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Despite the COVID-19 pandemic that forced much of the world into a stand-still, many law firms posted double-digit gains in revenue and profits per equity partner. A common factor in these law firms not just surviving but thriving included a strategic plan and commitment to a culture of high-performance, according to a study by a law firm consulting group.

 

Strategic Plans

 

According to a Law.com article, the law firm consulting company Zeughauser Group (“ZG”) notes that there are traits that are commonly shared by outperforming law firms. In regards to strategic planning, these are generally an reasonably attainable yet aspirational vision of what the law firm partners want to build together. The plan also includes clear priorities for the firm’s partners as well as goals for achieving them. According to ZG, successful firms have a clear understanding of their current market position as well as a clear understanding of the market position they want to achieve.

 

Not surprisingly, a majority of law firms have to build a consensus — obtaining input from the firm’s informal and formal leaders as well as respond to their concerns — while developing their strategic plan. If law firms share data indicating where the business stands, the benefits of market leadership in particular areas of focus, and other aspects will help the firm succeed.

 

Compensating High Performers

 

ZG further learned from its analysis that law firms that outperform others in their market often prioritize the interests of their high-performing partners. This often includes law firms ensuring that top contributors are compensation in a manner that at a minimum remains competitive with the market. ZG further noted that some law firms took the economic unknown regarding COVID-19 to reallocate funds as well as compensating high performers. The continued uncertainty has provided other law firms the opportunity to do the same.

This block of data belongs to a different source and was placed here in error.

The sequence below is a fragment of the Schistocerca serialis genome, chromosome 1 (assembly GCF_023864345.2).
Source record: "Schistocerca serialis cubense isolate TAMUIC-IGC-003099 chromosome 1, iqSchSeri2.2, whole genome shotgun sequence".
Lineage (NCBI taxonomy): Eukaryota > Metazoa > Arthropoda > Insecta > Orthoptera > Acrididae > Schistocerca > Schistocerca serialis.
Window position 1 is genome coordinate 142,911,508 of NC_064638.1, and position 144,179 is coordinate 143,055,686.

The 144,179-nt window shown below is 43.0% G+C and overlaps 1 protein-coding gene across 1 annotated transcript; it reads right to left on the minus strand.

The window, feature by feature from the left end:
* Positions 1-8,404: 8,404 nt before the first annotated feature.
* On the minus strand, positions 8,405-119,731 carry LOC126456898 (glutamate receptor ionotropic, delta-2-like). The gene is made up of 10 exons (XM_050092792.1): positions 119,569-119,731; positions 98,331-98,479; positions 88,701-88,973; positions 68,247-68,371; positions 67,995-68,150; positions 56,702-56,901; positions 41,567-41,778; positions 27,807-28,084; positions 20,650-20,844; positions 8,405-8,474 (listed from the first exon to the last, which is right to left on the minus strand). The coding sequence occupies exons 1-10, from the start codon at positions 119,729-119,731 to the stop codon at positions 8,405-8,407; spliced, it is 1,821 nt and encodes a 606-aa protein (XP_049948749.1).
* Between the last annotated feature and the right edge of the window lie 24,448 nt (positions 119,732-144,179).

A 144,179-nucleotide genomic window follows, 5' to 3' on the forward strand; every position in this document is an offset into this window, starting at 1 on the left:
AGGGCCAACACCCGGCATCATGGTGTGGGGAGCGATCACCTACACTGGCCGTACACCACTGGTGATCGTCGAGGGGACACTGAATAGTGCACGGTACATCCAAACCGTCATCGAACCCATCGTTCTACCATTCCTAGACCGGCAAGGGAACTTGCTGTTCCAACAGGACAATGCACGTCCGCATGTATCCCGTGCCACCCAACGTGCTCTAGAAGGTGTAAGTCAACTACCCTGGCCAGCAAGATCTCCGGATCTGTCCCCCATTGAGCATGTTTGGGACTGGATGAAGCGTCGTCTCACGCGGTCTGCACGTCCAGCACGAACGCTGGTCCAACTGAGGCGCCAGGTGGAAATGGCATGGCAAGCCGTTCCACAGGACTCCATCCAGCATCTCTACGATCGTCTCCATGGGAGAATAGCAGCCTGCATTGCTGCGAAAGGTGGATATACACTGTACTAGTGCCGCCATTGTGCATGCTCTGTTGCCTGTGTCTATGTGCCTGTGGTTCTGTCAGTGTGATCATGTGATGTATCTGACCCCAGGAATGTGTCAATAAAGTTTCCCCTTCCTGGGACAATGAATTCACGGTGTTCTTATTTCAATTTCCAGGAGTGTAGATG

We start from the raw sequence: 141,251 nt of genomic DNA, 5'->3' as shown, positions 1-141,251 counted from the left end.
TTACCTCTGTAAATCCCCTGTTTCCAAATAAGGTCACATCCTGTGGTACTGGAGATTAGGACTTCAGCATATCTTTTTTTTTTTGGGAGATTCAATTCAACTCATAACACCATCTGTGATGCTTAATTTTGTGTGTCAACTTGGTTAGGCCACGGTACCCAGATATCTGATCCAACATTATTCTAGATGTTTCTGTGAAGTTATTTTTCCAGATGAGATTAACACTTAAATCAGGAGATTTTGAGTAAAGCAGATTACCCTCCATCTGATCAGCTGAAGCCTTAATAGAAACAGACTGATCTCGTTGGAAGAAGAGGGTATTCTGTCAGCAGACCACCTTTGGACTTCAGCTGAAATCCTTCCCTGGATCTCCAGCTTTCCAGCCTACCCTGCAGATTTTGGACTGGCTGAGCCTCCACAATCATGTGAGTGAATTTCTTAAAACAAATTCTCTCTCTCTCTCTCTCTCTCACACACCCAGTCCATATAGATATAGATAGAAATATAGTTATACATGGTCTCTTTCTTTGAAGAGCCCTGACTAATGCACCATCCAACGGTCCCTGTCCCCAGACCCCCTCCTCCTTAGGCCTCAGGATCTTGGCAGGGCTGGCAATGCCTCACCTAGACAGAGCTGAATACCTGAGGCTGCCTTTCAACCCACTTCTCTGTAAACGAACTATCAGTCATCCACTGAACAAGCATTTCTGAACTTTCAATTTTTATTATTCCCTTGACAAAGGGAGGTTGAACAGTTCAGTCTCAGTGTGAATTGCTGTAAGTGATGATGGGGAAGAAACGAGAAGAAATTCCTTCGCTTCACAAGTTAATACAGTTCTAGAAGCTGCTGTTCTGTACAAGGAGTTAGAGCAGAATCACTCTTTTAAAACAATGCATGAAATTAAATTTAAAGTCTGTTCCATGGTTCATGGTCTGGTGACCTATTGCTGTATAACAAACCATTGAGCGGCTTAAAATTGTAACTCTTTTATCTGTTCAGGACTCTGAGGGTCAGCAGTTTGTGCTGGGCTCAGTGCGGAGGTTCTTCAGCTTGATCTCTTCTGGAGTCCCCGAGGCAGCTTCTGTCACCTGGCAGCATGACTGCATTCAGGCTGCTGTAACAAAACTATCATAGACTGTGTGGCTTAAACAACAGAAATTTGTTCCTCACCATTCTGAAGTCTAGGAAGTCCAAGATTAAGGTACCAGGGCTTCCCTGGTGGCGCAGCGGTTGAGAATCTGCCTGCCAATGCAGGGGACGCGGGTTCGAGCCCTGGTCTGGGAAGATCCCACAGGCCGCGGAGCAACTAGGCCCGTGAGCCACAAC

Moreover, outperforming law firms both set and communicate clear expectations for what is required to become and stay a partner, according to the article. These expectations are several including producing, originating cases, managing teams across practices, managing teams across offices, and obtaining client-pleasing results. Moreover, outperforming law firms encourage those who do not measure up to those expectations to find other positions inside or out of the firm.

 

Other Traits

 

Other characteristics of law firms that are outperforming their counterparts in the legal field includes firms that have a deep and thorough knowledge of the firm’s markets. They also have a clear and focused understanding of the competitions. Most important, these firms are able to recognize and embrace market shifts as well as prioritize where they focus on excellence.

 

As a result, many lawyers at Biglaw are not concerned about their job security (while many Americans are) due to the COVID-19 pandemic. In fact, many lawyers are collecting large bonuses because these firms have excelled financially in 2020 and are projected to continue to do so in 2021. This success and stability can be attributable to many factors including an attorney’s ability to work from home easily, having business revenue from a diverse range of industries, focusing on varied practice areas, and a significant reduction in travel expenses. According to a Wells Fargo Survey reported by the Wall Street Journal (“WSJ”), of the 125 firms surveyed their revenue increased an average of 6.4 percent in the first half of 2020 when compared to the prior year despite demand being roughly the same. Net income rose 25.6% in 2020 when compared to 2019.